Last month, the BFI released a Blu-Ray/DVD double bill to die for: Duffer (1971) and The Moon Over the Alley (1975), by Joseph Despins & William Dumaresq. Both films are oustanding, imaginative, immaculately nuanced personal visions, so it's a joy to see them available at last for viewing in the home. Sadly, William Dumaresq died in 1998, a time when both films had fallen into complete obscurity. Having seen Duffer via a battered 16mm print transferred to videotape by my friend Peter Christopherson, I eventually reviewed it in my book The Eyeball Compendium in 2003 (although the review depended upon memories nearly fifteen years old, the tape having been lost for that stretch of time!) I was therefore thrilled when the tape showed up again. I was able to interest the BFI in releasing Duffer, and immensely happy to write the sleeve notes for their lavish DVD/Blu-Ray release. However, I ended up with a lot more material than I could use in the booklet. Here then is that excised material, providing a more detailed backstory to the making of Duffer, and the two men behind it, drawing on extensive interviews I conducted with Joseph "Chuck" Despins, and Dumaresq's close friend (and publisher of his novels) Howard Gerwing.
A meeting of minds and the making of Duffer
Duffer was created by William Dumaresq and Joseph Despins, two Canadians who relocated to London in 1962 and 1963 respectively. Despins was, broadly speaking, the technical brains of the team; the extreme subject matter was Dumaresq’s (a division of labour that has some similarities to Nicolas Roeg and Donald Cammell's co-directing of Performance).
Dumaresq brought to his storytelling a combination of psychological honesty, graphic physical loathing, and a whimsical, irreverent quality that revels in the absurd, the weird and the bizarre. He was raised a Roman Catholic by his staunchly religious mother, as Howard Gerwing, Dumaresq's friend and the publisher of his novels, recalls: “Bill was a Roman Catholic and his mother was very influential in that, she was always after him. He used to pretend to go to church but we'd be down the coffee shop instead, and after it was over he'd go tell his mother he'd been to Mass.” Gerwing met Dumaresq when the two were employed at the same Vancouver cinema. He recalls, “Bill was working at the Varsity Cinema up on Tenth Avenue, on the door, but actually he ran the whole place because the manager was a hopeless drunk. Bill did everything for him. That's how I met him. I was the poster boy at the cinema, I would put up posters and change the marquee.” Dumaresq was in Vancouver studying English at the University, and formed a lifelong love of poetry through the influence of an English professor there who turned him on to John Milton. His other great loves were the theatre, and cinema. Gerwing remembers that Dumaresq had a particular affection for the Hollywood Musical: “We'd be sweeping out the Varsity and he'd be up on stage singing and dancing while I was doing the sweeping! I'd be clapping and he'd bow and then go off into another Fred Astaire routine. He knew all the song and dance routines from the Musicals. He would sing all the parts to you for Kiss Me Kate! His memory was superb.”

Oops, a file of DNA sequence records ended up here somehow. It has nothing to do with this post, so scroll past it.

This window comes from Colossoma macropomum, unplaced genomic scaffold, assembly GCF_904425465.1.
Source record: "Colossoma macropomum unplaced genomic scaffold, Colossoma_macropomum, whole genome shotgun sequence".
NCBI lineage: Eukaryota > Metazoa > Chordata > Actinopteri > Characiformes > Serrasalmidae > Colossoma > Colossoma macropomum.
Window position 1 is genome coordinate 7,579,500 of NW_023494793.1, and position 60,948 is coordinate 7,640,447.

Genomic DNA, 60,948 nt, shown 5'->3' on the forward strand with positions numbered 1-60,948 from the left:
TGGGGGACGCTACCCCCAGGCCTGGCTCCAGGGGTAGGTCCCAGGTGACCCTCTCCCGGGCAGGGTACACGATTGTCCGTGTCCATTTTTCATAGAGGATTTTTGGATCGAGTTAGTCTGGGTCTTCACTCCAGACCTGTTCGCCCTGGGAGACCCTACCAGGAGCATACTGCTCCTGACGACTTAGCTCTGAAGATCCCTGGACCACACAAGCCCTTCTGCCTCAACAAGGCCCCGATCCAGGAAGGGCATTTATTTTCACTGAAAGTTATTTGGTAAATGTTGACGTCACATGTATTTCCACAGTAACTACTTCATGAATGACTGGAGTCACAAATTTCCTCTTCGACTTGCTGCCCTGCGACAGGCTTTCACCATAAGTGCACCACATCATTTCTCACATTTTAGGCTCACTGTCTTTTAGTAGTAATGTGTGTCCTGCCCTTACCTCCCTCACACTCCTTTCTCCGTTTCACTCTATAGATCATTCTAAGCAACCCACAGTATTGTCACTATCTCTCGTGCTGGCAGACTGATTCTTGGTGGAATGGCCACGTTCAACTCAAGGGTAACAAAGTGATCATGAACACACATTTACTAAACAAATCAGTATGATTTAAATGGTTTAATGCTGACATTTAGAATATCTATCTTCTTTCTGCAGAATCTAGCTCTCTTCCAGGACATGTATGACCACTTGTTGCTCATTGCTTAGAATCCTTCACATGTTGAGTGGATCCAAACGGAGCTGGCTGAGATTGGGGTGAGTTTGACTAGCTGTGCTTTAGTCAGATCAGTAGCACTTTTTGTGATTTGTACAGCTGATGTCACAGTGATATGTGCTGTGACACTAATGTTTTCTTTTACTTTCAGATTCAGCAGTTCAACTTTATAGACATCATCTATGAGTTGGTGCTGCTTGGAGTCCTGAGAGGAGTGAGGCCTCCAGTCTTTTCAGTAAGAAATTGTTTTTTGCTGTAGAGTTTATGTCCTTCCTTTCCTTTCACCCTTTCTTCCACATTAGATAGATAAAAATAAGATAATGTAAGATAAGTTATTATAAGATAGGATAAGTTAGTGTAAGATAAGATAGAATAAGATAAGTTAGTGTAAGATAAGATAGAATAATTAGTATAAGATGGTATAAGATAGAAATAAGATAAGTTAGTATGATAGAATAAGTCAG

In the late 1950s Dumaresq married, and with his wife Mary moved to Saskatoon, to study at the University of Saskatchewan. From there he obtained a University scholarship enabling him to move with Mary to England, furthering his studies at University College London.
However, the marriage was not built to last, as Gerwing recounts: “When he got married to Mary, I knew it was impossible. I tried to talk both of them out of it. I said, just because you've slept together doesn't mean you have to get married, that's old fashioned. But she insisted on it, and Bill was fond of her, but I knew he didn't want to get married. I was his best man in the Roman Catholic Church on Tenth Avenue, and it was sad, because she was so happy, and he was so doleful.”